August 31st, 2014


A hot chick (porn star Lizzie Borden) finds a DVD in her mailbox and watches it in her bedroom. Two evil cartoon characters (two jackasses in dumb Halloween masks) pop out of the screen and kill her. The two homicidal toons then turn their attention on the babe’s sexy sister (Beverly Lynne) and her friends.

I’ve sat through a lot of painful low budget horror movies in my time and Terror Toons is pretty damned awful. A lot of that has to do with the “animation”. The bulk of the animation is done via a mix of crappy CGI effects and poorly drawn sets. The fact that we’re talking about early 2000’s era crappy CGI effects should let you know the level of pain to expect.

The music is atrocious too. Imagine if someone taped a five second snippet of Danny Elfman’s worst score and played it in a loop into infinity. Seriously, it will drive you batshit insane after about five minutes.

The cartoon killers are both annoying as fuck too. It also doesn’t help that the gore scenes get repetitive after a while. (I think they reused the same set of guts for multiple victims.) The finale where Beverly Lynne turns into a superhero and fights the Devil is mind-numbingly stupid as well.

It’s not all bad news though. Lizzie Borden and Beverly Lynne were both looking fine and turn in OK performances. There is also one potentially great scene that has to be at least mentioned. You’ve seen Strip Poker scenes in horror movies before. You’ve seen Ouija Board scenes in horror movies before. Terror Toons has what has to be the first Strip Ouija scene in horror history. Of course, it’s played out mostly in montage, and the rules are kind of sketchy, but I do give them an A for effort. Other than that, the rest of the movie pretty much sucks though.

SORCERESS (1982) ***

Of the many sword and sorcery flicks Roger Corman released in the wake of the success of Conan the Barbarian, Sorceress is one of the good ones. It may lack the awesomeness of something like Deathstalker or Barbarian Queen, but it has plenty of jaw-dropping WTF moments to keep any fan of the genre entertained. Is it uneven and patchy in places? Sure. However, it features the definitive Lion-Bat vs. Snake Woman battle of all time, so it’s pretty kick-ass in my book.

This sorcerer wants to gain a bunch of power by killing his first born child. Since his wife gave birth to twins, he’s unsure which kid came first, so he gives her a hysterectomy with a medieval garden trowel. A wizard sends the kids away from the sorcerer and they grow up to be a set of Playboy Playmates, played by Lynette and Leigh Harris. Since they were raised as boys, they go around shirtless and skinny dip and stuff and think nothing of it. That is to say they immediately endear themselves to the audience. When the sorcerer kills their adopted parents, the twins join up with a Goat Man, a Viking, and a thief to get revenge.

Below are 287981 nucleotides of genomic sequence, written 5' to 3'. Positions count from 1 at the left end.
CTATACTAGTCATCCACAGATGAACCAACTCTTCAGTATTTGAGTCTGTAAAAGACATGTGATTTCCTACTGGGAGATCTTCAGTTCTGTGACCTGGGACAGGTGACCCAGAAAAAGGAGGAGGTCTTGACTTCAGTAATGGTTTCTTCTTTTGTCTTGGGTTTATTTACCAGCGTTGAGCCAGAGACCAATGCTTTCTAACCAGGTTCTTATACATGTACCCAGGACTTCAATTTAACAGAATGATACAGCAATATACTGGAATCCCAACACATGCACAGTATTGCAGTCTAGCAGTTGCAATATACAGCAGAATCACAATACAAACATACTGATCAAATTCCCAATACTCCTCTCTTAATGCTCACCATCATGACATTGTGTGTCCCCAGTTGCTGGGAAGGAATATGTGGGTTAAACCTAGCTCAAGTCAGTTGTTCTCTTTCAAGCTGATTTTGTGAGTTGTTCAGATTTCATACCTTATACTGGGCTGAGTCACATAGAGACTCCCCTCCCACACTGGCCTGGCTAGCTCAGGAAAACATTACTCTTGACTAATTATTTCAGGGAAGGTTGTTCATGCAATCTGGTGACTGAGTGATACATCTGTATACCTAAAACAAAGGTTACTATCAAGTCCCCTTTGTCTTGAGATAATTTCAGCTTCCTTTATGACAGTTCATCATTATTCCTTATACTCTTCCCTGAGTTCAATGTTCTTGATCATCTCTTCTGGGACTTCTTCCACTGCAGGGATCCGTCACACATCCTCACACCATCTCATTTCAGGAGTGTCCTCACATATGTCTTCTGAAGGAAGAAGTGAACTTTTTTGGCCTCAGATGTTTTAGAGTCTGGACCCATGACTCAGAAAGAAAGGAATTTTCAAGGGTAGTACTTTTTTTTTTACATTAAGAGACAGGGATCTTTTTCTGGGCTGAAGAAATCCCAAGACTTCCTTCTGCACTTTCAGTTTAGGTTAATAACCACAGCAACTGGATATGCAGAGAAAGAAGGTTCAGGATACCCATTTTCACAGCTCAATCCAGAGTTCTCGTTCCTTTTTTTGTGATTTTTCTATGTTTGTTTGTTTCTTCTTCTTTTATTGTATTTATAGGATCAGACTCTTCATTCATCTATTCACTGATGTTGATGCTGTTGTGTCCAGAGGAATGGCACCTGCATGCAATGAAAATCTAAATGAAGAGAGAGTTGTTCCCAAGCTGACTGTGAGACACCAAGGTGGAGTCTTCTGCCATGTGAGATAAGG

Sorceress had a tumultuous post-production history. The flick was directed by Jack Hill, produced by Roger Corman, and written by Jim Wynorski. That’s a trifecta of awesome if you ask me. Unfortunately, Hill and Corman disagreed about the picture, which led to Corman re-editing and re-shooting much of the movie. If you go into Sorceress with that in the back of your mind, you’re bound to enjoy it a bit more.

Because of the behind the scenes rejiggering, the narrative is a bit choppy; but since there is plenty of cool stuff happening, it’s easy to forgive some of the less cohesive transitions. I mean this flick features Monkey Men with libidos, leering Goat Men, Kung Fu Magic Playboy Playmate Warrior Women, horny Zombie Soldiers, and Lion-Bats fighting Snake Women. YOU try stringing all that stuff together in a coherent manner.

There are several Wynorski touches that I just love. I especially liked how the twins open their shirts at the drop of a hat. The best scene though (that doesn’t involve a Lion-Bat fighting a Snake Woman) is when the one sister experiences the other’s orgasms. That scene alone almost makes up for the movie’s shortcomings.

Sorceress gets off to a great start. There’s probably a laugh a minute (intentional and otherwise) during the first reel and a half. From then on, it’s a bit hit-and-miss. I have to tell you that there is so much goofy stuff here that it almost doesn’t matter if there are some slow stretches and a few puzzling story devices. In a word, Sorceress is fun; and if you’re already predisposed to love a sword and sorcery flick from the ‘80s, I guarantee it will leave you with a silly grin on your face.

AKA: The Devil’s Advocate.